Teaching Materials
Ask a Master Teacher
Lesson Plan Gateway
Lesson Plan Reviews
State Standards
Teaching Guides
Digital Classroom
Ask a Digital Historian
Tech for Teachers
Beyond the Chalkboard
History Content
Ask a Historian
Beyond the Textbook
History Content Gateway
History in Multimedia
Museums and Historic Sites
National Resources
Quiz
Website Reviews
Issues and Research
Report on the State of History Education
Research Briefs
Roundtables
Best Practices
Examples of Historical Thinking
Teaching in Action
Teaching with Textbooks
Using Primary Sources
TAH Projects
Lessons Learned
Project Directors Conference
Project Spotlight
TAH Projects
About
Staff
Partners
Technical Working Group
Research Advisors
Teacher Representatives
Privacy
Quiz Rules
Blog
Outreach
Teaching History.org logo and contact info

Dynamic vs. Static Models for TAH Professional Development

Photo,

For educators privileged to help implement a Teaching American History (TAH) project, perhaps the most important question that we can continue to ask ourselves and each other is: how can we make our projects even better? Each new TAH project funded by the Office of Innovation and Improvement creates a new learning organization, centered on the understanding and teaching of American history. But these organizations can be very different depending on the vision and professional development (P-D) model that organizers use to implement their goals and processes.

The P-D model used in the design of a TAH project (whether explicit or implicit) provides the architecture in which all human interactions within a project are organized and valued. Like the building where learning activities are conducted, the structural organization can have a significant impact on organizational learning results and sustainability. What follows are a few thoughts contrasting static and dynamic elements in professional development models. My goal is simply to foster dialogue about the art and science of developing these TAH learning organizations.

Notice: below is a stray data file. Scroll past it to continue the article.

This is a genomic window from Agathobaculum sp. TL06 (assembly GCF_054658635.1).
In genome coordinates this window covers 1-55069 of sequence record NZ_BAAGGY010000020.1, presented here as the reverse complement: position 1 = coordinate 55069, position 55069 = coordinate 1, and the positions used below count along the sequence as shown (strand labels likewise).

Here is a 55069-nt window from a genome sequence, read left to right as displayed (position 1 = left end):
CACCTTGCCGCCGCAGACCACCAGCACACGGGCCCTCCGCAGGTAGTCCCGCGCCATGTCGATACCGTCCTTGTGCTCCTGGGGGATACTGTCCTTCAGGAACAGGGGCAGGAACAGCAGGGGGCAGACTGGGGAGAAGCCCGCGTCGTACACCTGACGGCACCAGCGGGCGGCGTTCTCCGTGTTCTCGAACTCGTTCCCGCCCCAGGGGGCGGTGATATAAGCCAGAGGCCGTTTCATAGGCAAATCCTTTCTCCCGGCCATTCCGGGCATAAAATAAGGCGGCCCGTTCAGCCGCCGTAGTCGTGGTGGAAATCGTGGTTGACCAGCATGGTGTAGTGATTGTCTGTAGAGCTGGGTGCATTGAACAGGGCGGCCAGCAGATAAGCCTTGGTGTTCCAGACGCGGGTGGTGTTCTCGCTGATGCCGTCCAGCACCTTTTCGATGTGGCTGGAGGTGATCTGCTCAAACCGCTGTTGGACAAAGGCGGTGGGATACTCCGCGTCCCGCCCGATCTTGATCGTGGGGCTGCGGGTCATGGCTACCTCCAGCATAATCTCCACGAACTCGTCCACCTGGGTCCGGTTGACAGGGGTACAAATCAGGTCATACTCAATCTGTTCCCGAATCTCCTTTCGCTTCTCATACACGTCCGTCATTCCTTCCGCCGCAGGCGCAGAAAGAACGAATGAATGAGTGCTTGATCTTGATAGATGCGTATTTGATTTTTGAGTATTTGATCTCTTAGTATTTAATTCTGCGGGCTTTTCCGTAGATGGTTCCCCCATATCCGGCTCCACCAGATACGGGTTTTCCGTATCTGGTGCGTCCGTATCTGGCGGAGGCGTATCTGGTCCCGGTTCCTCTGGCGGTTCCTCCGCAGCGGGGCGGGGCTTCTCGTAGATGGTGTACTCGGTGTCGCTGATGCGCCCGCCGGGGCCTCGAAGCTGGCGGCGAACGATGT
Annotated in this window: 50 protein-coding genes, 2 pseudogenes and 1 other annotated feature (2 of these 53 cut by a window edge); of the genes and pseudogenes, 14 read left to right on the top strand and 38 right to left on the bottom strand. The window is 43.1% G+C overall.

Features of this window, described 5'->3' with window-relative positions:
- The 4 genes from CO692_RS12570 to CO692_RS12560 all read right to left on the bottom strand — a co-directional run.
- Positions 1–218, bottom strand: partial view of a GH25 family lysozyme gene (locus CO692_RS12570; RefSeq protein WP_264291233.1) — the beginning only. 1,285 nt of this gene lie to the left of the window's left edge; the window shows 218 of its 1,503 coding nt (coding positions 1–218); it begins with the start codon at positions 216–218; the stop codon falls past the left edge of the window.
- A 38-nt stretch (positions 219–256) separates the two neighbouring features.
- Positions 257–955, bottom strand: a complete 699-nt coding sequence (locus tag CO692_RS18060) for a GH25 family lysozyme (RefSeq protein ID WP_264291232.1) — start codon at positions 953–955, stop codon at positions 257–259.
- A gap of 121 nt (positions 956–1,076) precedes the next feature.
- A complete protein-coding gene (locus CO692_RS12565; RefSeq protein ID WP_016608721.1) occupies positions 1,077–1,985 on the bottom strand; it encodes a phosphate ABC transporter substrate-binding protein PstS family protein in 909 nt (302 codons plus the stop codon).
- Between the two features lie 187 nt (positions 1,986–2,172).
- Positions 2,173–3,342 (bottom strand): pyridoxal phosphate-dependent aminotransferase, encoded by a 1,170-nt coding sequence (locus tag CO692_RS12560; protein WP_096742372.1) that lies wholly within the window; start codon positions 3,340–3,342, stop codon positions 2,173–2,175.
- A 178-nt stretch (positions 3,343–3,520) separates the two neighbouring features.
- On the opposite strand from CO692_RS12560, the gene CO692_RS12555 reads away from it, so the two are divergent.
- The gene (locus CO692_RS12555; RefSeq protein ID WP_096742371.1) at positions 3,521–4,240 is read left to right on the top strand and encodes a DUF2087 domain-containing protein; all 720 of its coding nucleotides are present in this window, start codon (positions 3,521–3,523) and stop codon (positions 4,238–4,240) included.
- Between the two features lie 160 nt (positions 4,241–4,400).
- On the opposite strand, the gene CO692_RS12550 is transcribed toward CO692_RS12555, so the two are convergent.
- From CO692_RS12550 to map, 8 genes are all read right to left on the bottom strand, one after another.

A static component in an organizational model is one that is fixed and doesn't change over time. A dynamic component is one that is not fixed; where change from original conditions is possible or perhaps even necessary. Two quick caveats are worth noting here. First, both static and dynamic elements have their uses and in what follows I am not implying that one is inherently superior in all cases. Second, it is more useful to think about the following contrasts in terms of a sliding continuum rather than in binary (either/or) terms. Seldom in professional development are things completely black or white, and accurately judging degree can be of essential value to professional development leaders and groups.

Practice vs. Services

An initial contrast can be explored by asking: to what degree is your P-D model organized as a "community of practice" versus as a set of "services" provided to individuals? Communities of practice are groups of people who share a passion for something that they know how to do, and who interact regularly in order to learn how to do it better. If one of your project's primary goals is to connect and empower the TAH practitioners in your area, then their developing insights and initiatives will progressively inform and guide project decision-making as things develop over the years. If your project is envisioned as a string of services (courses, workshops, field trips, etc.) provided to individual participants, there is no need then to organize or account for change over time in community understandings, inquiries, or prioritizations. In this latter case, different group processes and values develop and are incentivized.

All learning organizations, including our TAH projects, need reflective processes in their design model. . .
Improvement vs Fixed Evaluation